Crysis 3’s New York setting not the easy way out for Crytek

By Brenna Hillier
25 April 2012 23:57 GMT

Crytek isn’t recycling assets from Crysis 2 for Crysis 3, despite their shared setting.

“One thing I want to underline is that we did not do this because it’s easier for us,” Crytek’s director of creative development Rasmus Hojengaard stressed, speaking to Rock Paper Shotgun.

“All of the assets have been created from the ground-up. There is nothing left of the New York you saw in Crysis 2. As you saw in the demo, there’s no resemblance to what we did before.”

“I mean, the example I’ve used is let’s say there’s a war, and your hometown is bombed, and so is your friend’s. Going to see your hometown is going to be completely different from your friend’s because you already have a connection to that place versus a place you’ve never been before. Although it’s obviously not the same [with Crysis 3], it’s still a little bit of that principle.”

In a chat with Polygon, Hojengaard said Crytek really wanted to do something different this time.

“At the same time everybody was really in love with the idea of bringing heavy vegetation back into the game, like whenever you haven’t done something for a while, you want to go back and do that again,” he added.

“At the same time, there was also something cool about the urban situation, but we didn’t want to create something we had seen before. So we said why don’t we merge the two, and create an organic city, basically, an organic urban scenario.”

Crytek has a reputation to uphold graphics-wise and is working to live up to it.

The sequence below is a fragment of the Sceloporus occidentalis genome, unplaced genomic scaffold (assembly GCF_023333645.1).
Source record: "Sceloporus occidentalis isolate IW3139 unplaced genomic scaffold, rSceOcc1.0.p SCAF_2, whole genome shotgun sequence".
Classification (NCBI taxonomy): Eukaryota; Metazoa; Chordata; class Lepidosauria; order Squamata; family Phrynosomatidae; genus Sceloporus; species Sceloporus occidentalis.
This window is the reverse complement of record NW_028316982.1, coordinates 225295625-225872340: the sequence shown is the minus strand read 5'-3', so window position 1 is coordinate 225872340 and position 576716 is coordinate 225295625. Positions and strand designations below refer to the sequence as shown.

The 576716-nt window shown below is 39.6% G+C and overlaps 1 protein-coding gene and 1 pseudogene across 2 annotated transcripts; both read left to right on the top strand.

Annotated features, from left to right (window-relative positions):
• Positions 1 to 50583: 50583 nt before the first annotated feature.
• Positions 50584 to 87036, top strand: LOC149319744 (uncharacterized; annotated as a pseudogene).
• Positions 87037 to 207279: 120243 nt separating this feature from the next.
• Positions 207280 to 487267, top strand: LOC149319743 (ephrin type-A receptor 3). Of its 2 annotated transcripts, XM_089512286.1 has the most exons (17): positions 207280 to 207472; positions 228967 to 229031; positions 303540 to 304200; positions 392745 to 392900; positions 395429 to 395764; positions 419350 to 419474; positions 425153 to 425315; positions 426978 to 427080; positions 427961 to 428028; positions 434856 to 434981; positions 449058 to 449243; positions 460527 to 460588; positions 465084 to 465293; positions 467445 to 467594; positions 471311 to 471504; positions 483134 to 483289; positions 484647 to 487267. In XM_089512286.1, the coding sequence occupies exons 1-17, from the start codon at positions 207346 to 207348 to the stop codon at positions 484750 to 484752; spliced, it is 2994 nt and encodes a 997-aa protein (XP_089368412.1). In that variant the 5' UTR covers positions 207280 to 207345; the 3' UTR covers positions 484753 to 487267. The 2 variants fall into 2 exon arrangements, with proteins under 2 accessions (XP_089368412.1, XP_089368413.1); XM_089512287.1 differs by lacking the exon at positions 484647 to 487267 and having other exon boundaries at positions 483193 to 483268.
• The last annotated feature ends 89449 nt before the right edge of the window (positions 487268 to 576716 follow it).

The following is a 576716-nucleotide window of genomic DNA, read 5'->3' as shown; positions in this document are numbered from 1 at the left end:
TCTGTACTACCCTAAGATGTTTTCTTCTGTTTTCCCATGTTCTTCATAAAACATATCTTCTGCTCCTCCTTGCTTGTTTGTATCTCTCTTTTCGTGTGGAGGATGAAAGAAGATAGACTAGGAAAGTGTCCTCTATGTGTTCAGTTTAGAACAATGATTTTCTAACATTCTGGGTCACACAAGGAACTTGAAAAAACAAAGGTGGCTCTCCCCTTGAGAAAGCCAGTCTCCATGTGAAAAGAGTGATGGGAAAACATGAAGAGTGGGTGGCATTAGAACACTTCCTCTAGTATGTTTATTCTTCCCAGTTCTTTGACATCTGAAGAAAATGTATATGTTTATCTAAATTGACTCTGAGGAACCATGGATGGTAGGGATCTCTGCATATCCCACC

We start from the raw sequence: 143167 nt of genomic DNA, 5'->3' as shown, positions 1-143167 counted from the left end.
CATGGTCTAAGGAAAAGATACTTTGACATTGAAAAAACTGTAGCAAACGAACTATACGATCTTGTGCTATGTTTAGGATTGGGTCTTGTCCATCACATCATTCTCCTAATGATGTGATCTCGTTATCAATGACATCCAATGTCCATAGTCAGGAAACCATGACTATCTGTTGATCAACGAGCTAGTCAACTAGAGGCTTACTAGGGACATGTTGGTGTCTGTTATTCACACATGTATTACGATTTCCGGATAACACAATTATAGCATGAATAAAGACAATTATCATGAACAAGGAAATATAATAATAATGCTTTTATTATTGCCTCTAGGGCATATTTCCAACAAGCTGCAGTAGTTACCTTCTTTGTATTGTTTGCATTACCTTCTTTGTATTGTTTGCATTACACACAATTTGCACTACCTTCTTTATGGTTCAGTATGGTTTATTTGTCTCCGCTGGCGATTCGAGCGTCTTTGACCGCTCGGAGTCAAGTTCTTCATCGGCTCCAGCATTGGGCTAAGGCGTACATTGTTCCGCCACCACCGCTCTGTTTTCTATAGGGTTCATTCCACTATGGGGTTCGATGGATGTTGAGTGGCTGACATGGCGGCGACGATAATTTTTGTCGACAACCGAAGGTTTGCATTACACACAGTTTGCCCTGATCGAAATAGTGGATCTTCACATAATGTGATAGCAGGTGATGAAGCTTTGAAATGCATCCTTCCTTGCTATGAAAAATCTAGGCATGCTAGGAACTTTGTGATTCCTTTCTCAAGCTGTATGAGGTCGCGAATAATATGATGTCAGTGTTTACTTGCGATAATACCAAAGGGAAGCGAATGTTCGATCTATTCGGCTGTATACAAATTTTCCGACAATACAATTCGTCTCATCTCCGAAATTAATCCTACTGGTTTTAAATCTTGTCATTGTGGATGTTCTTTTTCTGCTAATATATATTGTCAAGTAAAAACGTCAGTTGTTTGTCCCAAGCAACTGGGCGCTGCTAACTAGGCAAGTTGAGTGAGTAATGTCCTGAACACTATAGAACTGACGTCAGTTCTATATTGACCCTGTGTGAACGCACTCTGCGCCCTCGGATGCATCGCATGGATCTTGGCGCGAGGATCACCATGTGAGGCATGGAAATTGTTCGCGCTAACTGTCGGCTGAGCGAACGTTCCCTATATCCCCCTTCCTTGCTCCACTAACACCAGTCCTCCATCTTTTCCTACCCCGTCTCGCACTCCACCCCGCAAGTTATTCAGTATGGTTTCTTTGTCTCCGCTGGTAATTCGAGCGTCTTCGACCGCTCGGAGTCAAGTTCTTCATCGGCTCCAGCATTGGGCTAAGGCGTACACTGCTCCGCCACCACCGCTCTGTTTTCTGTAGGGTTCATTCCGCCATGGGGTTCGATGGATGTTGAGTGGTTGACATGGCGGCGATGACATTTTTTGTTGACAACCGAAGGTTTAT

“We’re still in production, but we’re doing stuff far and above what we could do in Crysis 2,” he said.

“From a technical point of view, we’re prototyping render features now that have never been seen on consoles before from any studio. We’ll need to see what we can actually use in the final game, since it all boils down to performance, but it looks pretty promising.”

The developer mentioned new vegetation and lens flare systems, as well as “parallax occlusion mapping” on consoles, something that wasn’t even possible on PC until a DirectX 11 update to Crysis 2.

“We actually managed to figure out ways to use that on console. Obviously it’s not in the exact same way as on PC, but the end result is largely the same,” Hojengaard said.

“We’ll push as much as we possibly can in the hardware performance spectrum. We want to push the high-end benchmark of what’s possible on PC, but also on consoles.”

Hit the links above to check out the full interview features for plenty more Crysis 3 action. The shooter is expected in northern spring 2013, for PC, PlayStation 3 and Xbox 360.

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